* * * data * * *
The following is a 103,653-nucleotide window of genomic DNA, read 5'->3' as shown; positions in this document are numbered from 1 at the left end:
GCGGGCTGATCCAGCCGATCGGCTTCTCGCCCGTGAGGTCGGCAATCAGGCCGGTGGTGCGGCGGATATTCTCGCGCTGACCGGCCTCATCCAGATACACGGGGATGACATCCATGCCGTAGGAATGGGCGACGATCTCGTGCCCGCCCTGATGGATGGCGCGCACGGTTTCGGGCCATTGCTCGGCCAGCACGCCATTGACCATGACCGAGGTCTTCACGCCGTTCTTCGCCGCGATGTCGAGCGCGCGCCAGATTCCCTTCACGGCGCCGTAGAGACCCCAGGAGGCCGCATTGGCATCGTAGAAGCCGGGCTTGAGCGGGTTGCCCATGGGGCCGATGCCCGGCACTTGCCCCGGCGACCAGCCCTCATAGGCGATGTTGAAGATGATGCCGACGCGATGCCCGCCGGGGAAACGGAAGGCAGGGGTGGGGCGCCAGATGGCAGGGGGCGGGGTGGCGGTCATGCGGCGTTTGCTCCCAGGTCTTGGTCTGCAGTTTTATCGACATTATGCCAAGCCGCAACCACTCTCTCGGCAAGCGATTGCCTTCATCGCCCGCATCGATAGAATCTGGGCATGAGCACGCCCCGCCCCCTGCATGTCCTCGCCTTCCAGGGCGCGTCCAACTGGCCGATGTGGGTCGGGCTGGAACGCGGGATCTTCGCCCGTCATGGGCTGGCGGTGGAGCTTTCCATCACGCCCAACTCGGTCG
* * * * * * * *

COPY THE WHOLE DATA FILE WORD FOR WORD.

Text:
The following is a 103,653-nucleotide window of genomic DNA, read 5'->3' as shown; positions in this document are numbered from 1 at the left end:
GCGGGCTGATCCAGCCGATCGGCTTCTCGCCCGTGAGGTCGGCAATCAGGCCGGTGGTGCGGCGGATATTCTCGCGCTGACCGGCCTCATCCAGATACACGGGGATGACATCCATGCCGTAGGAATGGGCGACGATCTCGTGCCCGCCCTGATGGATGGCGCGCACGGTTTCGGGCCATTGCTCGGCCAGCACGCCATTGACCATGACCGAGGTCTTCACGCCGTTCTTCGCCGCGATGTCGAGCGCGCGCCAGATTCCCTTCACGGCGCCGTAGAGACCCCAGGAGGCCGCATTGGCATCGTAGAAGCCGGGCTTGAGCGGGTTGCCCATGGGGCCGATGCCCGGCACTTGCCCCGGCGACCAGCCCTCATAGGCGATGTTGAAGATGATGCCGACGCGATGCCCGCCGGGGAAACGGAAGGCAGGGGTGGGGCGCCAGATGGCAGGGGGCGGGGTGGCGGTCATGCGGCGTTTGCTCCCAGGTCTTGGTCTGCAGTTTTATCGACATTATGCCAAGCCGCAACCACTCTCTCGGCAAGCGATTGCCTTCATCGCCCGCATCGATAGAATCTGGGCATGAGCACGCCCCGCCCCCTGCATGTCCTCGCCTTCCAGGGCGCGTCCAACTGGCCGATGTGGGTCGGGCTGGAACGCGGGATCTTCGCCCGTCATGGGCTGGCGGTGGAGCTTTCCATCACGCCCAACTCGGTCG